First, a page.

Avoid Debt -­ Spending less money than you make is essential to your financial security. Avoid debt, with the exception of buying a modest home or paying for education or other vital needs. There is nothing that will cause greater tensions in life than grinding debt, which will make the debtor a slave to creditors. A specific goal, careful planning, and determined self-­discipline are required to accomplish this.  If you are in debt, pay it off as quickly as possible. Some useful tools in becoming debt free are a debt-­elimination calendar and a family budget worksheet.

Distinguish Between Needs and Wants -­ We must learn to distinguish between wants and needs. You should be modest in your wants. It takes self-­discipline to avoid the "buy now, pay later" philosophy and to adopt the "save now and buy later" practice.

Use a Budget -­ Keep a record of your expenditures. Record and review monthly income and expenses. Determine how to reduce what you spend for nonessentials. Use this information to establish a family budget. Plan how much you will save, and what you will spend for food, housing, utilities, transportation, clothing, insurance, and so on. Discipline yourself to stay within your budget plan. A budget worksheet is a useful tool to help you with your plan.

Build a Reserve -­ Gradually build a financial reserve, and use it for emergencies only. If you save a little money regularly, you will be surprised how much accumulates over time.

Teach Your Family -­ Teach family members the principles of financial management. Involve them in creating a budget and setting family financial goals. Teach the principles of hard work, frugality, and saving. Stress the importance of obtaining as much education as possible.

Part of your short-­term financial risk assessment, needs to also include an evaluation of your insurance needs. Insurance may be the only way to rebuild or get yourself back on your feet after a hurricane, flood, earthquake or other serious natural or man-­made disaster.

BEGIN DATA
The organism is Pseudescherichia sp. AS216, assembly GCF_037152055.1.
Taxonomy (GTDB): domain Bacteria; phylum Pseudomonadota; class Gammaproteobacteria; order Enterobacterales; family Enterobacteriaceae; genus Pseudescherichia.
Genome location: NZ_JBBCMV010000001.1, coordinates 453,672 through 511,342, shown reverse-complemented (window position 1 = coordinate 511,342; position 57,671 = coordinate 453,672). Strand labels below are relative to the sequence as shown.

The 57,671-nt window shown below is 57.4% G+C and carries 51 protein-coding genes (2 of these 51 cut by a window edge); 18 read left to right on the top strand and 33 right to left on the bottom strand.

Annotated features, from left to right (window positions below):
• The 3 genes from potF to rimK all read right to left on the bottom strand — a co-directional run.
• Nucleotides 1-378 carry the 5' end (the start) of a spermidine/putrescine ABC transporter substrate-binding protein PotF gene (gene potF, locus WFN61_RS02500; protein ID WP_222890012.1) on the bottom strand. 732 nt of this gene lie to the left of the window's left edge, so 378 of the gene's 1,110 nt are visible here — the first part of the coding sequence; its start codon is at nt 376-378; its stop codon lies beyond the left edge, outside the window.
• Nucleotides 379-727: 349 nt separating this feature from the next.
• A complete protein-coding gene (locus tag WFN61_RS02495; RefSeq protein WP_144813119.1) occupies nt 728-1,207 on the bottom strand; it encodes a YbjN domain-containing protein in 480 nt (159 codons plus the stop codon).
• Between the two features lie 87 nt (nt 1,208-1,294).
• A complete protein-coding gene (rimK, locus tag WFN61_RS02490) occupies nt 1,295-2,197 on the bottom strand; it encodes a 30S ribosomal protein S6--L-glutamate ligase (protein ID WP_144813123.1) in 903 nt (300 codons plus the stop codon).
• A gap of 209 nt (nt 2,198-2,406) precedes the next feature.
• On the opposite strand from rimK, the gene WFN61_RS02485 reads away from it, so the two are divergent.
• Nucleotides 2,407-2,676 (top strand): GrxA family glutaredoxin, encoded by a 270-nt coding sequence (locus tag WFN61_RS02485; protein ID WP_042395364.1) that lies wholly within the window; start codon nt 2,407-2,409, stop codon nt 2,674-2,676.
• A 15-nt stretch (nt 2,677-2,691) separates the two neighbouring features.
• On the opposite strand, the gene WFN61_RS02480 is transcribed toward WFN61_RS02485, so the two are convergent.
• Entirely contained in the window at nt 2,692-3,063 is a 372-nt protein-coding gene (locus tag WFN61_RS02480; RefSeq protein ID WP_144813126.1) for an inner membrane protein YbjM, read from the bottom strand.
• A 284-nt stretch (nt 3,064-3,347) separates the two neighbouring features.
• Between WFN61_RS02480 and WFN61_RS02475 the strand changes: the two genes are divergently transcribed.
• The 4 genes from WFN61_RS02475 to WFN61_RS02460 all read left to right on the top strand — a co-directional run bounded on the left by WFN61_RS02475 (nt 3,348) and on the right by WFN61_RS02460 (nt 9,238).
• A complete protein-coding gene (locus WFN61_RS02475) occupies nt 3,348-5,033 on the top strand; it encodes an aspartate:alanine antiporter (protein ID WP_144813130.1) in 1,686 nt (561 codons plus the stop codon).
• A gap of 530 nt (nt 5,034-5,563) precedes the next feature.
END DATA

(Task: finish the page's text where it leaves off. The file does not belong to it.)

The results of your Regional Risk Assessment will help clue you in to what coverage you should have. Be sure to check your policies. Often standard homeowners insurance does not include coverage for the disasters most likely to occur where you live. For example, if your home is on the beach in a hurricane zone, flooding and storm damage may be excluded from the policy. It is vital to purchase all extra coverage that may be required to protect your assets from natural disasters.

If you are the owner of property, be it residential or commercial, always insure the building and its contents at replacement-­cost, to ensure that everything will be restored at today's prices. Insurance can also be purchased for long-­term disability should you be injured during a natural disaster.

All of the above will help you deal with a personal financial crisis whether it is the result of a natural disaster, or a poor economy;; however that is with the assumption that things will eventually right themselves.

In today's unstable times there is a very real possibility that in your own lifetime you could face a global economic upheaval to rival or exceed that of the Great Depression. There are some very specific actions you can and should take to prepare for such an event.

These steps entail, but are not limited to:

    • Stockpiling cash.
    • Preparing for currency collapse with gold and silver bullion.
    • Asset protection.